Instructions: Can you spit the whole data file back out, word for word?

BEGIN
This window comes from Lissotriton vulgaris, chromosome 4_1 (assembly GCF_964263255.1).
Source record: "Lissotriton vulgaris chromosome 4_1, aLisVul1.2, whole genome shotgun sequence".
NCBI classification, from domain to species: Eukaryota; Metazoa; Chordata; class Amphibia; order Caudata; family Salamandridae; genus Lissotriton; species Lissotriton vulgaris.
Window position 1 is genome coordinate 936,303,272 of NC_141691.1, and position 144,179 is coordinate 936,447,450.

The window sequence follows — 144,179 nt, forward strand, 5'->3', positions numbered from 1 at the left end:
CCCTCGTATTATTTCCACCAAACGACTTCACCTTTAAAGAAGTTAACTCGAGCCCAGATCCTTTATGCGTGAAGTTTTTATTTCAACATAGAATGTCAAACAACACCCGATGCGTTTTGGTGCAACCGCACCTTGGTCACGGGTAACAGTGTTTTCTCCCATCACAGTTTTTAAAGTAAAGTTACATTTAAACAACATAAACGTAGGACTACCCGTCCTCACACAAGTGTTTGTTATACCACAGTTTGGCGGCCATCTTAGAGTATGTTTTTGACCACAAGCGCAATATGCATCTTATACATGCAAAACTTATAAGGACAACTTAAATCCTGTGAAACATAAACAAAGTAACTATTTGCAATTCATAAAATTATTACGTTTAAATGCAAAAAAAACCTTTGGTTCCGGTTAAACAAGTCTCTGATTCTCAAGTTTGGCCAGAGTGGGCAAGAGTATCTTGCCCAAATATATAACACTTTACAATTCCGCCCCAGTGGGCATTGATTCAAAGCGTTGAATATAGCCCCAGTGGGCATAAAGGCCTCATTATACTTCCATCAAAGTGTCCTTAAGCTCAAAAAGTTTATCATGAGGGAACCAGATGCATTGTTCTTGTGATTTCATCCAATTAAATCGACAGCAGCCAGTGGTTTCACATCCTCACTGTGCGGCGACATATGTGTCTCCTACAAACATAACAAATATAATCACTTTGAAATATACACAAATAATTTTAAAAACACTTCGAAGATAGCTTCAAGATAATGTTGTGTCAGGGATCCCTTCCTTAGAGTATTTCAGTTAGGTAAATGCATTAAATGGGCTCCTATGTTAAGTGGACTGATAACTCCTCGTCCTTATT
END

This window comes from Lissotriton vulgaris, chromosome 4_1 (assembly GCF_964263255.1).
Source record: "Lissotriton vulgaris chromosome 4_1, aLisVul1.2, whole genome shotgun sequence".
NCBI classification, from domain to species: Eukaryota; Metazoa; Chordata; class Amphibia; order Caudata; family Salamandridae; genus Lissotriton; species Lissotriton vulgaris.
Window position 1 is genome coordinate 936,303,272 of NC_141691.1, and position 144,179 is coordinate 936,447,450.

The window sequence follows — 144,179 nt, forward strand, 5'->3', positions numbered from 1 at the left end:
CCCTCGTATTATTTCCACCAAACGACTTCACCTTTAAAGAAGTTAACTCGAGCCCAGATCCTTTATGCGTGAAGTTTTTATTTCAACATAGAATGTCAAACAACACCCGATGCGTTTTGGTGCAACCGCACCTTGGTCACGGGTAACAGTGTTTTCTCCCATCACAGTTTTTAAAGTAAAGTTACATTTAAACAACATAAACGTAGGACTACCCGTCCTCACACAAGTGTTTGTTATACCACAGTTTGGCGGCCATCTTAGAGTATGTTTTTGACCACAAGCGCAATATGCATCTTATACATGCAAAACTTATAAGGACAACTTAAATCCTGTGAAACATAAACAAAGTAACTATTTGCAATTCATAAAATTATTACGTTTAAATGCAAAAAAAACCTTTGGTTCCGGTTAAACAAGTCTCTGATTCTCAAGTTTGGCCAGAGTGGGCAAGAGTATCTTGCCCAAATATATAACACTTTACAATTCCGCCCCAGTGGGCATTGATTCAAAGCGTTGAATATAGCCCCAGTGGGCATAAAGGCCTCATTATACTTCCATCAAAGTGTCCTTAAGCTCAAAAAGTTTATCATGAGGGAACCAGATGCATTGTTCTTGTGATTTCATCCAATTAAATCGACAGCAGCCAGTGGTTTCACATCCTCACTGTGCGGCGACATATGTGTCTCCTACAAACATAACAAATATAATCACTTTGAAATATACACAAATAATTTTAAAAACACTTCGAAGATAGCTTCAAGATAATGTTGTGTCAGGGATCCCTTCCTTAGAGTATTTCAGTTAGGTAAATGCATTAAATGGGCTCCTATGTTAAGTGGACTGATAACTCCTCGTCCTTATT